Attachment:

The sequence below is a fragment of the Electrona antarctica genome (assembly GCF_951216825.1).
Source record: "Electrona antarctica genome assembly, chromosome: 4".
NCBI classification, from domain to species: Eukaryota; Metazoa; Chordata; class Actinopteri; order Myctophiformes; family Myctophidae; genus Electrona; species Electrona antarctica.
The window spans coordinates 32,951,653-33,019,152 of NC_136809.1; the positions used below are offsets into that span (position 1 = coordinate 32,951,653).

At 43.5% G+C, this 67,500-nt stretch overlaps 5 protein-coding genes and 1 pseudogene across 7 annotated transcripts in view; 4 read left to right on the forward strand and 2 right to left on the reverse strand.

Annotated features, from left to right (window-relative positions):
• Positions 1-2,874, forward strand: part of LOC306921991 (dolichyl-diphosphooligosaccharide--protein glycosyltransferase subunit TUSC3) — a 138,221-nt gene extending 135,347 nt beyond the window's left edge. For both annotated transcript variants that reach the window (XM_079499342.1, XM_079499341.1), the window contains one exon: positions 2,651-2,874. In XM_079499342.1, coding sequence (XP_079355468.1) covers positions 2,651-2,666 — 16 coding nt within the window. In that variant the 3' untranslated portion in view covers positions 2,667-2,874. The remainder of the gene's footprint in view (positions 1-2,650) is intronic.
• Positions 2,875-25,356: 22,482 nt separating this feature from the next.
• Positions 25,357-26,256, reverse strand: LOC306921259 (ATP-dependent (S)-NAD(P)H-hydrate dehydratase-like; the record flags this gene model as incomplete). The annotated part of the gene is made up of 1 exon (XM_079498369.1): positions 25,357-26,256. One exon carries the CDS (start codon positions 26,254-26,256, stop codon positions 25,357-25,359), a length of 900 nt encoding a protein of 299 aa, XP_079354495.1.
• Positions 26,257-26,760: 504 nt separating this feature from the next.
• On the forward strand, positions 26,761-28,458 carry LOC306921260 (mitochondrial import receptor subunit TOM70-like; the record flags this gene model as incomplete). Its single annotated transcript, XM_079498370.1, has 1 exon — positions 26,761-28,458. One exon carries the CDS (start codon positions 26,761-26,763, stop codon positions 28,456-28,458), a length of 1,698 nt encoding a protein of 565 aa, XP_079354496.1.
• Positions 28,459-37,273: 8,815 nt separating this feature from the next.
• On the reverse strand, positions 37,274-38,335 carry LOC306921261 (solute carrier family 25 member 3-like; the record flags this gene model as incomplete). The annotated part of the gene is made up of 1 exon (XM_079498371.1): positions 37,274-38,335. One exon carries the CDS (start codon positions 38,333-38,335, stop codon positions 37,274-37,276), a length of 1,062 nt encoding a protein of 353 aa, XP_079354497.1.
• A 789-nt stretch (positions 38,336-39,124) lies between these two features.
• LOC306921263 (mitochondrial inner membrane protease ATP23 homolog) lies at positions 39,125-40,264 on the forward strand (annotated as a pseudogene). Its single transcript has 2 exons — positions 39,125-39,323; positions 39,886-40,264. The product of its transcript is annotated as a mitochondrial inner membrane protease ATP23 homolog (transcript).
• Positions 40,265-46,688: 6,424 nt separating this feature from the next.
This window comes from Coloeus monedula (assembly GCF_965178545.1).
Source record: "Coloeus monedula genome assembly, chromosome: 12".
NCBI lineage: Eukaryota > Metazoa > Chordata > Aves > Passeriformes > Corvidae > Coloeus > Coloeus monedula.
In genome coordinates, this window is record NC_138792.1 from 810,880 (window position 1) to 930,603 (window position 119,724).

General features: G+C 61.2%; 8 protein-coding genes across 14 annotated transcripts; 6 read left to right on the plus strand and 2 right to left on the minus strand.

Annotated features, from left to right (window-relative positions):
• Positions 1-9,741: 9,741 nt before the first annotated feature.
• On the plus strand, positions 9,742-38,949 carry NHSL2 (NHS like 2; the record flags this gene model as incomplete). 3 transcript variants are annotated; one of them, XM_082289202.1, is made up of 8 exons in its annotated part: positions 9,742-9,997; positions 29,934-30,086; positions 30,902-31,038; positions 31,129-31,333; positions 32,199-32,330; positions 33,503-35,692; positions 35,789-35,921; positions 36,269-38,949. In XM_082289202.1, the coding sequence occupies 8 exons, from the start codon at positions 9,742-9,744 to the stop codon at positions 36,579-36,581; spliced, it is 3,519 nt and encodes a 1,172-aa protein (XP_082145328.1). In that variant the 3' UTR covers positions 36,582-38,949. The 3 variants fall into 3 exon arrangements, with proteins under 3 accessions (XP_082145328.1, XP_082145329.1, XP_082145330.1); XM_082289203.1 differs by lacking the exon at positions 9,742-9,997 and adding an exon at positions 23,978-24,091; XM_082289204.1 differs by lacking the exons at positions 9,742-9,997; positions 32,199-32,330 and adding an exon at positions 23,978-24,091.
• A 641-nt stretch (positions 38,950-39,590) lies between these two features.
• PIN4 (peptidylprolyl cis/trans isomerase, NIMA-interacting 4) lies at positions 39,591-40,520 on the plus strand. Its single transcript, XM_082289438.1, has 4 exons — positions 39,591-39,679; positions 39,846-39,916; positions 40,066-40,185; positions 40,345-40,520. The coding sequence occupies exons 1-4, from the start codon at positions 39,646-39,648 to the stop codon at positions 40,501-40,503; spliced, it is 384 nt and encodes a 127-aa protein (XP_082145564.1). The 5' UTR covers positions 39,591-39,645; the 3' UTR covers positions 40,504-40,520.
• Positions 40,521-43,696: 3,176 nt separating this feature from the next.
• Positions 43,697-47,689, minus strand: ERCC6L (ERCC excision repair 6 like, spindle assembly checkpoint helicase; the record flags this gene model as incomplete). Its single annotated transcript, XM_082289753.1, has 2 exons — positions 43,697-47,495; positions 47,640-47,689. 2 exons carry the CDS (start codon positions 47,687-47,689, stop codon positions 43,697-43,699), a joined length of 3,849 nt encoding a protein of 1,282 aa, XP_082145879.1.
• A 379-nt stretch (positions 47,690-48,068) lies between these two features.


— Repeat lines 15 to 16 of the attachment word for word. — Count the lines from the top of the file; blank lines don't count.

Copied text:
• LOC306921263 (mitochondrial inner membrane protease ATP23 homolog) lies at positions 39,125-40,264 on the forward strand (annotated as a pseudogene). Its single transcript has 2 exons — positions 39,125-39,323; positions 39,886-40,264. The product of its transcript is annotated as a mitochondrial inner membrane protease ATP23 homolog (transcript).
• Positions 40,265-46,688: 6,424 nt separating this feature from the next.